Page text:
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Diamondbacks 2, Cardinals 6: FS Moan

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So, anything planned for the rest of your Saturday?

Dilip Vishwanat/Getty Images

Record: 20-25. Pace: 72-90. Change on 2015: -1.

You could pretty much tick off the boxes in this game - as long as you were sticking to the column marked "Very dissastisfied." Inefficient starting pitching? Check. Sloppy defense costing the team? Check? Unproductive hitting, until it was too late? Bad relief work? Check and check. This seems a nasty habit of the team, to suck whenever they get any kind of nationally-televised showcase. Mind you, given the Fox Sports One announcers seemed woefully ignorant of the role teal played in both team and state history, I can honest say I am particularly looking forward to the return of Brenly and Berthiaume tomorrow afternoon.

To the game. I don't like to say, "I told you so," but the efficiency struggles of Robbie Ray continue. It took him 77 pitches to get through just three innings this afternoon, with his quickest inning a 23-pitch third. He loaded the bases in the first before striking out Randall Grichuk, although he wasn't helped by his defense in the second. The lead-off hitter reached base after Jake Lamb clanked what should have been a routine play, moving to his left and in front of Jean Segura. For the shift was on, and Lamb was actually between second and first bases; I'd be curious to know if there has been any study done on whether the shift leads to more errors.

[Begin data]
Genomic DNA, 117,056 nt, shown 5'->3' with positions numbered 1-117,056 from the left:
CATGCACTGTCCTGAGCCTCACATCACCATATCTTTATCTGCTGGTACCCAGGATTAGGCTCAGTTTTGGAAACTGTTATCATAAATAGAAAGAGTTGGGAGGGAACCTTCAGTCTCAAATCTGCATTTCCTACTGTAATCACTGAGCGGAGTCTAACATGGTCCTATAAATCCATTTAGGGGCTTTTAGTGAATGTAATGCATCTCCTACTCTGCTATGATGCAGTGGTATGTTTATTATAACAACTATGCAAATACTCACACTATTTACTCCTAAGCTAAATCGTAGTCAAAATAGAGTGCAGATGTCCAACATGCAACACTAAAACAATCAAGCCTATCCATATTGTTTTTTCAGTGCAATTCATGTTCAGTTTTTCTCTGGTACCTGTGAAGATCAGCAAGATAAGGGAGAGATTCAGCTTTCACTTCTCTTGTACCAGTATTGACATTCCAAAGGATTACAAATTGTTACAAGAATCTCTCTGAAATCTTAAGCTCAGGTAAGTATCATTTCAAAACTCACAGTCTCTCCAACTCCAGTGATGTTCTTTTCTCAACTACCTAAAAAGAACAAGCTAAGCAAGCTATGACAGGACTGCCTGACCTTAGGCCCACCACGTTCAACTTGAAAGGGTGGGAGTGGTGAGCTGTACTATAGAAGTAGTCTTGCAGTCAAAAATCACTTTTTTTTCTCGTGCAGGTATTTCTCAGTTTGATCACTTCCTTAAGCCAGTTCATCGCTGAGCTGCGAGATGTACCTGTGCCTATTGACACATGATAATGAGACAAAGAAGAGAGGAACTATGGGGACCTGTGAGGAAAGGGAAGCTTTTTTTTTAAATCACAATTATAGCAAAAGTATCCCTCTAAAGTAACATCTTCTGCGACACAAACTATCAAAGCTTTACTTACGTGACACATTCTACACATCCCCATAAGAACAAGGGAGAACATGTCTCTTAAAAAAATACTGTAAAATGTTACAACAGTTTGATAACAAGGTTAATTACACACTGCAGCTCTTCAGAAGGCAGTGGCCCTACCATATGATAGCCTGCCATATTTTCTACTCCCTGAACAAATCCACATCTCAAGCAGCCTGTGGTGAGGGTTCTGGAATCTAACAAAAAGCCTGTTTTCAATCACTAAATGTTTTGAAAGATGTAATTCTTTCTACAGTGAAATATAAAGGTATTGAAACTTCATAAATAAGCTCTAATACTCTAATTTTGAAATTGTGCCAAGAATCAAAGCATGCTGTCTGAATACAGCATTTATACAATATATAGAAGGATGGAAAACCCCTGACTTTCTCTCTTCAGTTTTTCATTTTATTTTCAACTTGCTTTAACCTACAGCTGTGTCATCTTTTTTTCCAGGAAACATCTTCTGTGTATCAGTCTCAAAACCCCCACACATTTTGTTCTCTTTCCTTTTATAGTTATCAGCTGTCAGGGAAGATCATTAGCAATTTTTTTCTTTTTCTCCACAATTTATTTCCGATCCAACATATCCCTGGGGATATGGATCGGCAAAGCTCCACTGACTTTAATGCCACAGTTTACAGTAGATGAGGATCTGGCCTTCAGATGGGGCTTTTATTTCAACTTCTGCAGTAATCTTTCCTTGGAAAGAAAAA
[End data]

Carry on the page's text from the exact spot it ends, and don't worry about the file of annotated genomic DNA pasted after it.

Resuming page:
The error immediately came back to haunt the Diamondbacks, as the next batter cranked a two-run homer into the left-field bleachers, giving the Cardinals a lead they would never relinquish. Ray then retired the next three, but the at-bat of Matt Carpenter exemplified the issue here. Two looking strikes got Ray 0-2 quickly, but it then took six further pitches - all of them strikes! - before Carpenter grounded out on the 8th pitch. Two more base-runners reached in the third inning, and any chance of Ray repeating his last start, which went seven innings, were dust in the wind.

He was slightly more efficient thereafter, but still left after five frames, having thrown 102 pitches. That's an average of 4.4 per plate-appearance today, so he's likely to move up from his fifth-place ranking in the NL coming into this afternoon. He allowed only three hits and one earned run, striking out seven, but walked four. Indeed, it was an inefficient day all round. The three relief innings thrown by Jake Barrett, Andrew Chafin and Zac Curtis were even worse than Ray, requiring a total of 79 pitches. The final tally of 181 pitches needed, hasn't been surpassed for an 8-inning performance by Arizona since June 2013.